Most paralysis is due to strokes or injuries such as spinal cord injury or a broken neck. Other causes of paralysis include

Polio used to be a cause of paralysis, but polio no longer occurs in the U.S.


[Learn More in MedlinePlus]

Stroke

What is a stroke?

A stroke happens when there is a loss of blood flow to part of the brain. Your brain cells cannot get the oxygen and nutrients they need from blood, and they start to die within a few minutes. This can cause lasting brain damage, long-term disability, or even death.

If you think that you or someone else is having a stroke, call 911 right away. Immediate treatment may save someone's life and increase the chances for successful rehabilitation and recovery.

What are the types of stroke?

There are two types of stroke:

Another condition that's similar to a stroke is a transient ischemic attack (TIA). It's sometimes called a "mini-stroke." TIAs happen when the blood supply to the brain is blocked for a short time. The damage to the brain cells isn't permanent, but if you have had a TIA, you are at a much higher risk of having a stroke.

Who is at risk for a stroke?

Certain factors can raise your risk of a stroke. The major risk factors include

There are also other factors that are linked to a higher risk of stroke, such as

What are the symptoms of stroke?

The symptoms of stroke often happen quickly. They include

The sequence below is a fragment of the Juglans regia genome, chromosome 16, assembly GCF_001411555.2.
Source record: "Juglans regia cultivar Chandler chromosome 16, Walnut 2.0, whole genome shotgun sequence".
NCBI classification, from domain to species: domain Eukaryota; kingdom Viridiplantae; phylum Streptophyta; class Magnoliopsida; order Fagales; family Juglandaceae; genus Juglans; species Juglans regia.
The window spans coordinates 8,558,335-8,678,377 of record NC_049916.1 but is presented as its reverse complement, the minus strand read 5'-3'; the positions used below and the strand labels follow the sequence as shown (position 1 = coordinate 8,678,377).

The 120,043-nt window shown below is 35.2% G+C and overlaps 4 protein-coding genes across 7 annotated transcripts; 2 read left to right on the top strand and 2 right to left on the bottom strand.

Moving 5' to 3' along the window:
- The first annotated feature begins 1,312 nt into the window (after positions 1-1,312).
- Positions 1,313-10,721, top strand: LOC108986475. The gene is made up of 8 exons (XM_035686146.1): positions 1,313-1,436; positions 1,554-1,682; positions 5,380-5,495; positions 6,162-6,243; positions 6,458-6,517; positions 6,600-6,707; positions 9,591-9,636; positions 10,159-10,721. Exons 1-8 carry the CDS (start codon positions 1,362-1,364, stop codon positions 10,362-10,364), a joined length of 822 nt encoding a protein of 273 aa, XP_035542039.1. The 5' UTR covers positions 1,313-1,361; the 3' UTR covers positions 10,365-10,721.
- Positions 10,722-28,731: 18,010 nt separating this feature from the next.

If you think that you or someone else is having a stroke, call 911 right away.

How are strokes diagnosed?

To make a diagnosis, your health care provider will

What are the treatments for stroke?

Treatments for stroke include medicines, surgery, and rehabilitation. Which treatments you get depend on the type of stroke and the stage of treatment. The different stages are

Acute treatments for ischemic stroke are usually medicines:

Acute treatments for hemorrhagic stroke focus on stopping the bleeding. The first step is to find the cause of bleeding in the brain. The next step is to control it:

Stroke rehabilitation can help you relearn skills you lost because of the damage. The goal is to help you become as independent as possible and to have the best possible quality of life.

Prevention of another stroke is also important, since having a stroke increases the risk of getting another one. Prevention may include heart-healthy lifestyle changes and medicines.

Can strokes be prevented?

If you have already had a stroke or are at risk of having a stroke, you can make some heart-healthy lifestyle changes to try to prevent a future stroke:

If these changes aren't enough, you may need medicine to control your risk factors.

NIH: National Institute of Neurological Disorders and Stroke


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Code History

  • FY 2021 - No Change, effective from 10/1/2020 through 9/30/2021
  • FY 2020 - No Change, effective from 10/1/2019 through 9/30/2020
  • FY 2019 - No Change, effective from 10/1/2018 through 9/30/2019
  • FY 2018 - No Change, effective from 10/1/2017 through 9/30/2018
  • FY 2017 - No Change, effective from 10/1/2016 through 9/30/2017
  • FY 2016 - New Code, effective from 10/1/2015 through 9/30/2016 (First year ICD-10-CM implemented into the HIPAA code set)